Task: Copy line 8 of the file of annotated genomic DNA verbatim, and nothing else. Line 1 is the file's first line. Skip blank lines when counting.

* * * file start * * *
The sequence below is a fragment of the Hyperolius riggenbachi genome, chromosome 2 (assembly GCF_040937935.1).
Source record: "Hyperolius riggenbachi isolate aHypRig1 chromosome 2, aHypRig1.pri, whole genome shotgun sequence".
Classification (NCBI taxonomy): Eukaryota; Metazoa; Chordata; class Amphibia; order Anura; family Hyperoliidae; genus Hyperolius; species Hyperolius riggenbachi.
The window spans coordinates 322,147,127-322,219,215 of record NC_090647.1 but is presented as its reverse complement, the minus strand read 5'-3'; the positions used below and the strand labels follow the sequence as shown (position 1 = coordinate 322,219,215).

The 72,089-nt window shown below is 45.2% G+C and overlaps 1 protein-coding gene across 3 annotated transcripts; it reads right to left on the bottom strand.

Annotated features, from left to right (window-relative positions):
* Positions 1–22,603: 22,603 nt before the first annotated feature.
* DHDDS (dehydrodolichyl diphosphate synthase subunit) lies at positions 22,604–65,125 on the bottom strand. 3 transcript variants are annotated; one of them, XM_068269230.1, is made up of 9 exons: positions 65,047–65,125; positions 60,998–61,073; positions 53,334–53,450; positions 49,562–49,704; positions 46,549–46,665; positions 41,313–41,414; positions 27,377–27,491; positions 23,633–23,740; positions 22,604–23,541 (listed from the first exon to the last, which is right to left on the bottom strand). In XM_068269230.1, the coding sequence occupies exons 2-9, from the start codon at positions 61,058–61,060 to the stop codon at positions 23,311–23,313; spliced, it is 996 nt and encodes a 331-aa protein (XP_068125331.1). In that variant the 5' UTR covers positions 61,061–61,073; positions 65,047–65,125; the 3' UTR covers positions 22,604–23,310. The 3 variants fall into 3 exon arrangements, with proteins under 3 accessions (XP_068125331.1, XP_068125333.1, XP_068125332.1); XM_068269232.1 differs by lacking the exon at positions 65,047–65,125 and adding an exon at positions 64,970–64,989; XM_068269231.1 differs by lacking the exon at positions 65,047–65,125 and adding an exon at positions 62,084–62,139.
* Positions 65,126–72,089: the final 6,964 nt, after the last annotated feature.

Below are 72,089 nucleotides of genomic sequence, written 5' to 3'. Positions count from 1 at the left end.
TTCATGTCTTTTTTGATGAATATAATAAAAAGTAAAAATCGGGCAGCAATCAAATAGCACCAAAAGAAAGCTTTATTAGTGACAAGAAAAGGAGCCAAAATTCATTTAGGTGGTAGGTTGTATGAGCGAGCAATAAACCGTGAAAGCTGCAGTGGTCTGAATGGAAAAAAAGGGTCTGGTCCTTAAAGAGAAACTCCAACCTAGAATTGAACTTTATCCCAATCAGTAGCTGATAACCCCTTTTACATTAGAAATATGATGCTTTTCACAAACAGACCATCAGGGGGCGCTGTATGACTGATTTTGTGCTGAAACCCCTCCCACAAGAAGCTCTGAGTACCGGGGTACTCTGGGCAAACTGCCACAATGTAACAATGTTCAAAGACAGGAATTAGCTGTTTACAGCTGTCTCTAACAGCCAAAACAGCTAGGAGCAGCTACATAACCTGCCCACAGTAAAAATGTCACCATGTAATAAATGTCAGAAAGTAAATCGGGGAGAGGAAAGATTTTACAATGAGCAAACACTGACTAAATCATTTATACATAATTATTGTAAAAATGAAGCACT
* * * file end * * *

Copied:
* DHDDS (dehydrodolichyl diphosphate synthase subunit) lies at positions 22,604–65,125 on the bottom strand. 3 transcript variants are annotated; one of them, XM_068269230.1, is made up of 9 exons: positions 65,047–65,125; positions 60,998–61,073; positions 53,334–53,450; positions 49,562–49,704; positions 46,549–46,665; positions 41,313–41,414; positions 27,377–27,491; positions 23,633–23,740; positions 22,604–23,541 (listed from the first exon to the last, which is right to left on the bottom strand). In XM_068269230.1, the coding sequence occupies exons 2-9, from the start codon at positions 61,058–61,060 to the stop codon at positions 23,311–23,313; spliced, it is 996 nt and encodes a 331-aa protein (XP_068125331.1). In that variant the 5' UTR covers positions 61,061–61,073; positions 65,047–65,125; the 3' UTR covers positions 22,604–23,310. The 3 variants fall into 3 exon arrangements, with proteins under 3 accessions (XP_068125331.1, XP_068125333.1, XP_068125332.1); XM_068269232.1 differs by lacking the exon at positions 65,047–65,125 and adding an exon at positions 64,970–64,989; XM_068269231.1 differs by lacking the exon at positions 65,047–65,125 and adding an exon at positions 62,084–62,139.